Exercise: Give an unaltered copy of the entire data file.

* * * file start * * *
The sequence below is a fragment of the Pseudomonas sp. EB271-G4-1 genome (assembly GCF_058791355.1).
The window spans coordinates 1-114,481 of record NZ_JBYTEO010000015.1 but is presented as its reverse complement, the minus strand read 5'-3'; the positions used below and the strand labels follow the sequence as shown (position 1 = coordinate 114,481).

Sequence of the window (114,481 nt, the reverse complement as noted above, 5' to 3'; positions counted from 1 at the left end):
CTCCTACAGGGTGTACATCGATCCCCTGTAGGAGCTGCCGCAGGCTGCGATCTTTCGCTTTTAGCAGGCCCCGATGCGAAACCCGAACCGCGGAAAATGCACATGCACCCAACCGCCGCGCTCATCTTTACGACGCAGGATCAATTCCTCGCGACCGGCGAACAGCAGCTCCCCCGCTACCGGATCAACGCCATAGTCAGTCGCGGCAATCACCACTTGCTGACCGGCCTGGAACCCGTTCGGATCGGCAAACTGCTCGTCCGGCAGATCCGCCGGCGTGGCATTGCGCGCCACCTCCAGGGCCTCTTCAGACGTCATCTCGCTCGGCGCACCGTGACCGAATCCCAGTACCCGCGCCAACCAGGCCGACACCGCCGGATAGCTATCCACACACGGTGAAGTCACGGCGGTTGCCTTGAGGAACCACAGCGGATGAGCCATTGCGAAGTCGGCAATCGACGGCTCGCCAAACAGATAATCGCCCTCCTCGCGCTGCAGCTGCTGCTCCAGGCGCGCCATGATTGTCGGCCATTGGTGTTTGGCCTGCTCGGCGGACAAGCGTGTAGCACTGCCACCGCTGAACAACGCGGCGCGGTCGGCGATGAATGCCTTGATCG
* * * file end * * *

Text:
The sequence below is a fragment of the Pseudomonas sp. EB271-G4-1 genome (assembly GCF_058791355.1).
The window spans coordinates 1-114,481 of record NZ_JBYTEO010000015.1 but is presented as its reverse complement, the minus strand read 5'-3'; the positions used below and the strand labels follow the sequence as shown (position 1 = coordinate 114,481).

Sequence of the window (114,481 nt, the reverse complement as noted above, 5' to 3'; positions counted from 1 at the left end):
CTCCTACAGGGTGTACATCGATCCCCTGTAGGAGCTGCCGCAGGCTGCGATCTTTCGCTTTTAGCAGGCCCCGATGCGAAACCCGAACCGCGGAAAATGCACATGCACCCAACCGCCGCGCTCATCTTTACGACGCAGGATCAATTCCTCGCGACCGGCGAACAGCAGCTCCCCCGCTACCGGATCAACGCCATAGTCAGTCGCGGCAATCACCACTTGCTGACCGGCCTGGAACCCGTTCGGATCGGCAAACTGCTCGTCCGGCAGATCCGCCGGCGTGGCATTGCGCGCCACCTCCAGGGCCTCTTCAGACGTCATCTCGCTCGGCGCACCGTGACCGAATCCCAGTACCCGCGCCAACCAGGCCGACACCGCCGGATAGCTATCCACACACGGTGAAGTCACGGCGGTTGCCTTGAGGAACCACAGCGGATGAGCCATTGCGAAGTCGGCAATCGACGGCTCGCCAAACAGATAATCGCCCTCCTCGCGCTGCAGCTGCTGCTCCAGGCGCGCCATGATTGTCGGCCATTGGTGTTTGGCCTGCTCGGCGGACAAGCGTGTAGCACTGCCACCGCTGAACAACGCGGCGCGGTCGGCGATGAATGCCTTGATCG